About UNDP Malaysia, Singapore & Brunei Darussalam

 Photo: UNDP Malaysia

UNDP’s technical assistance programmes date from the country’s independence in 1957. In the early years, assistance focused largely on capacity building in technical education and training, as well as health and nutrition. Consistent with this, UNDP supported projects that expanded the physical and social infrastructure, modernised and diversified the agricultural sector, increased manufacturing activities and promoted foreign investments. Up until 1972, UNDP’s involvement was on a project-to-project basis, responsive to sectors and areas of priority as determined by the Government.

Since then, UNDP’s matching development assistance has been in stride with Malaysia’s own five-year national development plans. Over the next three decades, assistance was aimed at expanding and deepening the industrial base and promoting industrial dispersal to less developed states. Apart from helping to formulate the Industrial Master Plan, UNDP assisted in establishing the first technology park in the country. This was to develop vocational education to support growing industry needs.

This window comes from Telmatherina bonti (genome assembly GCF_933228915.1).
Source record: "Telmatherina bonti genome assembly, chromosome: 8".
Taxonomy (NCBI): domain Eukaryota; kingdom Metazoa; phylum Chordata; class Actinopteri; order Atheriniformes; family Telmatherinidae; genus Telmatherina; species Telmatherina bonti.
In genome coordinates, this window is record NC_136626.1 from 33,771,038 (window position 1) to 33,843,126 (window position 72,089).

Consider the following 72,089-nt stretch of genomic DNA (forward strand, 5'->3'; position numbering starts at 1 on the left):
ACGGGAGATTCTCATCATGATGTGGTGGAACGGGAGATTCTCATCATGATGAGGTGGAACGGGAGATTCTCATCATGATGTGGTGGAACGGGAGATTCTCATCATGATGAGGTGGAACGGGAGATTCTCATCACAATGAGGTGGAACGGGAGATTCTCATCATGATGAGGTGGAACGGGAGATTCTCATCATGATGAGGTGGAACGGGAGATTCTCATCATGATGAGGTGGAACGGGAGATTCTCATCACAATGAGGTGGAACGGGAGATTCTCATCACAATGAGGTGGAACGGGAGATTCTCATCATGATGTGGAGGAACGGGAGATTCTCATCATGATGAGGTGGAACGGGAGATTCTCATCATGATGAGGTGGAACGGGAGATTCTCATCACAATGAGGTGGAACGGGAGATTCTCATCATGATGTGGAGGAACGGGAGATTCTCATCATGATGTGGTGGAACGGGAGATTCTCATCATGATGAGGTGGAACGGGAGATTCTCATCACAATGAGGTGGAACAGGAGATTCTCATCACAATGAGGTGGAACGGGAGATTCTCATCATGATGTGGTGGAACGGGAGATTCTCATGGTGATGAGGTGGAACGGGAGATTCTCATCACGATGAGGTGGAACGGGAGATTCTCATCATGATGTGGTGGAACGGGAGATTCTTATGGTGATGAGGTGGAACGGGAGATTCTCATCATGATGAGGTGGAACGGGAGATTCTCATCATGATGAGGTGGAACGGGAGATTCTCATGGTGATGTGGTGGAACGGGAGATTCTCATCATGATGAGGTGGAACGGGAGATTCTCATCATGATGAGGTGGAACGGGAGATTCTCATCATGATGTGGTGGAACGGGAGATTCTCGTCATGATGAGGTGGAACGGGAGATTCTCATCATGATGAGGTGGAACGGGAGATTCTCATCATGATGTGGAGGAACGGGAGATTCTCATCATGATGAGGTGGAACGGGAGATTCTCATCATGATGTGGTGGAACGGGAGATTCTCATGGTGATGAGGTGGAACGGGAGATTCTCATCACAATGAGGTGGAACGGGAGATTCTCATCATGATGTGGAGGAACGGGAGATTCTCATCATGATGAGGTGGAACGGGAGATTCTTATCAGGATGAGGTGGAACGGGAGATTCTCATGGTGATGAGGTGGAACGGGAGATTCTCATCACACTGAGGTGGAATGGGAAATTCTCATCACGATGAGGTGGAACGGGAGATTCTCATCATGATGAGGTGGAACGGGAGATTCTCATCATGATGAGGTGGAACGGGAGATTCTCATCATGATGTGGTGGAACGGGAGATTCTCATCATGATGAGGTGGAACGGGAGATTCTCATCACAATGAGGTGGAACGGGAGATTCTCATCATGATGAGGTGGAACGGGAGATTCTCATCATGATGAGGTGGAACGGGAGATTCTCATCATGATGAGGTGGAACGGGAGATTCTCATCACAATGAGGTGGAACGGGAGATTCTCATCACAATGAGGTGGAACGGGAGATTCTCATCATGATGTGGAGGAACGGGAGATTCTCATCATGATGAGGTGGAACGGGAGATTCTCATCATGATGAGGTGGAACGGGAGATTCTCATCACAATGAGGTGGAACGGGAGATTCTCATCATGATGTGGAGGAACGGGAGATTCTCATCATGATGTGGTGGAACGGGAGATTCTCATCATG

As manufacturing activities expanded, UNDP assisted in programmes to develop new technologies and the commercialisation of Research and Development (R&D). In other areas, access to clean water supply and health services in rural areas improved significantly. Improvements in the educational system and greater access to education saw advances in educational and literacy levels with more students schooled in the Sciences. New training and vocational institutes also increased the country’s skilled manpower resources to support the continued growth of the economy. As the economy developed and pressures on the environment became evident, UNDP cooperated with the public and private sectors to develop a comprehensive and holistic approach to environmental management and the development of environmentally sound technologies to support the economy.